Goldman Sachs CEO David Soloman has forecast a big evolution in how the U.S. government regulates cryptocurrency.
David Solomon, CEO of Goldman Sachs has forecast a “big evolution” in how the U.S. government regulates Bitcoin and other cryptocurrencies, in relation to financial institutions.
In an interview with CNBC today, Solomon was quizzed on the banking giant’s moves to adopt Bitcoin. The CEO kept his cards close to his chest but conveyed that the bank is keeping a close eye on digital currencies, amid increasing demand for crypto exposure from its clients:
“We continue to think about digital currency and the digitization of money in a very proactive way, and in that context, we are engaged with our clients and we look at all this through the centricity of ‘what do our clients need?’.”
The current U.S. restrictions surrounding financial institutions forbids them from offering direct exposure to volatile and risky asset classes such as Bitcoin. Due to these regulations, which deem crypto as a high-risk asset-class, financial institutions can only offer exposure to crypto in the form of custody positions in digital assets such as securities or ETFs.
However, Solomon noted the crypto space is evolving, and foresees this situation changing over time, but didn’t want to speculate on what that actually entails:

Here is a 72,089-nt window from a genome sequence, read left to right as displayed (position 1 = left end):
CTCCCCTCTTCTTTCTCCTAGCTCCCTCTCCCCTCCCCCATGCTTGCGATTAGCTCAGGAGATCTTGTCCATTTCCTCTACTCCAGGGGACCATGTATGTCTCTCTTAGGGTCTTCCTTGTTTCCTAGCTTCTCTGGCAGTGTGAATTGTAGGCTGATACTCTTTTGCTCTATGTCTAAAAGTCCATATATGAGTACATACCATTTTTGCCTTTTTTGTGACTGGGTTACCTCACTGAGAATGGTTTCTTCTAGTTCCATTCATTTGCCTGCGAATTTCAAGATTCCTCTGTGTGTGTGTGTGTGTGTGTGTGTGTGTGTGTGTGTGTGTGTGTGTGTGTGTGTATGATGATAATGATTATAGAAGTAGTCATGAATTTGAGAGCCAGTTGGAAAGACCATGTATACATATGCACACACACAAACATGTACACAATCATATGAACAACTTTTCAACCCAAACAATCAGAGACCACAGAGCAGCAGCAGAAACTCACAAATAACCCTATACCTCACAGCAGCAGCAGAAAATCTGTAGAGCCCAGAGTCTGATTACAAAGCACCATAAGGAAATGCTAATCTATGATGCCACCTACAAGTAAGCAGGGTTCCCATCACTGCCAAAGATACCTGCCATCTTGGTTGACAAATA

“I think there will be a big evolution. As to how this evolves in the coming years, we operate in the rules we have, I'm not gonna speculate on where the rules will go for regulated financial institutions but we're gonna continue to find ways to serve our clients as we move forward.”
The bank announced last weekth that Goldman’s private wealth management division is close to offering Bitcoin exposure to larger clients with portfolios of $25 million or more. A “full-spectrum” of investment options in Bitcoin and other cryptocurrencies is set to roll in Q2 of this year.
Former SEC chairman Jay Clayton also noted recently that regulatory environment surrounding crypto is due for a shakeup, using similar terminology to Solomon:
“Where digital assets land at the end of the day […] will be driven in part by regulation—both domestic and international—and I’m speaking as a citizen now, that regulation will come in this area both directly and indirectly whether it’s through how these are held at banks, security accounts, taxation, and the like. We will see this regulatory environment evolve.”
The 2021 Bitcoin bull market saw Goldman Sachs reopen its cryptocurrency trading desk in March, after the firm originally set it up during the 2017 bullrun when Bitcoin hit $20,000 and then subsequently crashed. The bank also filed for an ETF that includes some Bitcoin exposure on March 26.